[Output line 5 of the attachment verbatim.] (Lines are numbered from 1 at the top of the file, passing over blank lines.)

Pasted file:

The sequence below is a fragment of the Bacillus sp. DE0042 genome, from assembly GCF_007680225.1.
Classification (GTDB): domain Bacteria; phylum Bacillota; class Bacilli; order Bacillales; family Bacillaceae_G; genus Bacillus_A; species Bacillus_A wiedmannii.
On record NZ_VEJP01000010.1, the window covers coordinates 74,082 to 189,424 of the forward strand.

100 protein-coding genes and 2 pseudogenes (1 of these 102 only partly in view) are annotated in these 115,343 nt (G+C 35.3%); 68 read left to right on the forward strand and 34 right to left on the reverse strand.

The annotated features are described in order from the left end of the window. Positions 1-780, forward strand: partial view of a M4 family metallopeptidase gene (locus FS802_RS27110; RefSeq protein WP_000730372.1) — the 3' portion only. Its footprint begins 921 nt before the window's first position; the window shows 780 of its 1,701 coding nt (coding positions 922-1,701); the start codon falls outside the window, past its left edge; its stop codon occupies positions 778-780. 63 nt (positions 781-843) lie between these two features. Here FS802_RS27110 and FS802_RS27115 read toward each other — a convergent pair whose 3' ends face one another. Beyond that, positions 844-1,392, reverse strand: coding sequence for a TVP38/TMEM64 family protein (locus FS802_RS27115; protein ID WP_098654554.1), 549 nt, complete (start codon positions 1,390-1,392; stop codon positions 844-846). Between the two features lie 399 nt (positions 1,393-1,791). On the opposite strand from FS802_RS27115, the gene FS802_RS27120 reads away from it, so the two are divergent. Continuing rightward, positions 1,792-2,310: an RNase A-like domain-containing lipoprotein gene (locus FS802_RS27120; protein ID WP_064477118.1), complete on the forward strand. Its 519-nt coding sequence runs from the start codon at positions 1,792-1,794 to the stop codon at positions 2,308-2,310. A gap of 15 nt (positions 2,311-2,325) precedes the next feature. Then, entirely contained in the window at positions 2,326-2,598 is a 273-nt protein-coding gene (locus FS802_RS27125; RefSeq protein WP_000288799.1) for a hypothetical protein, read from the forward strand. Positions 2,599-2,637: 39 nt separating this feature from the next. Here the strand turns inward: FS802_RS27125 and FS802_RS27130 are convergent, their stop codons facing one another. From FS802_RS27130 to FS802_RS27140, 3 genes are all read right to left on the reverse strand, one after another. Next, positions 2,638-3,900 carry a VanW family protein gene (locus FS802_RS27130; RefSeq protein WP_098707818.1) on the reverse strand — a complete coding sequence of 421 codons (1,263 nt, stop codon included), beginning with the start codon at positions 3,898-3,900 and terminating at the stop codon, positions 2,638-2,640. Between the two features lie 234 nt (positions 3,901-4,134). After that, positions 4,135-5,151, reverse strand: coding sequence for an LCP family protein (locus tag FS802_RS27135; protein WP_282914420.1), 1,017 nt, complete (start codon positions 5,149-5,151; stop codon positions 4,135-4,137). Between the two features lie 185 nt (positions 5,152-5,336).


The annotated features are described in order from the left end of the window. Positions 1-780, forward strand: partial view of a M4 family metallopeptidase gene (locus FS802_RS27110; RefSeq protein WP_000730372.1) — the 3' portion only. Its footprint begins 921 nt before the window's first position; the window shows 780 of its 1,701 coding nt (coding positions 922-1,701); the start codon falls outside the window, past its left edge; its stop codon occupies positions 778-780. 63 nt (positions 781-843) lie between these two features. Here FS802_RS27110 and FS802_RS27115 read toward each other — a convergent pair whose 3' ends face one another. Beyond that, positions 844-1,392, reverse strand: coding sequence for a TVP38/TMEM64 family protein (locus FS802_RS27115; protein ID WP_098654554.1), 549 nt, complete (start codon positions 1,390-1,392; stop codon positions 844-846). Between the two features lie 399 nt (positions 1,393-1,791). On the opposite strand from FS802_RS27115, the gene FS802_RS27120 reads away from it, so the two are divergent. Continuing rightward, positions 1,792-2,310: an RNase A-like domain-containing lipoprotein gene (locus FS802_RS27120; protein ID WP_064477118.1), complete on the forward strand. Its 519-nt coding sequence runs from the start codon at positions 1,792-1,794 to the stop codon at positions 2,308-2,310. A gap of 15 nt (positions 2,311-2,325) precedes the next feature. Then, entirely contained in the window at positions 2,326-2,598 is a 273-nt protein-coding gene (locus FS802_RS27125; RefSeq protein WP_000288799.1) for a hypothetical protein, read from the forward strand. Positions 2,599-2,637: 39 nt separating this feature from the next. Here the strand turns inward: FS802_RS27125 and FS802_RS27130 are convergent, their stop codons facing one another. From FS802_RS27130 to FS802_RS27140, 3 genes are all read right to left on the reverse strand, one after another. Next, positions 2,638-3,900 carry a VanW family protein gene (locus FS802_RS27130; RefSeq protein WP_098707818.1) on the reverse strand — a complete coding sequence of 421 codons (1,263 nt, stop codon included), beginning with the start codon at positions 3,898-3,900 and terminating at the stop codon, positions 2,638-2,640. Between the two features lie 234 nt (positions 3,901-4,134). After that, positions 4,135-5,151, reverse strand: coding sequence for an LCP family protein (locus tag FS802_RS27135; protein WP_282914420.1), 1,017 nt, complete (start codon positions 5,149-5,151; stop codon positions 4,135-4,137). Between the two features lie 185 nt (positions 5,152-5,336).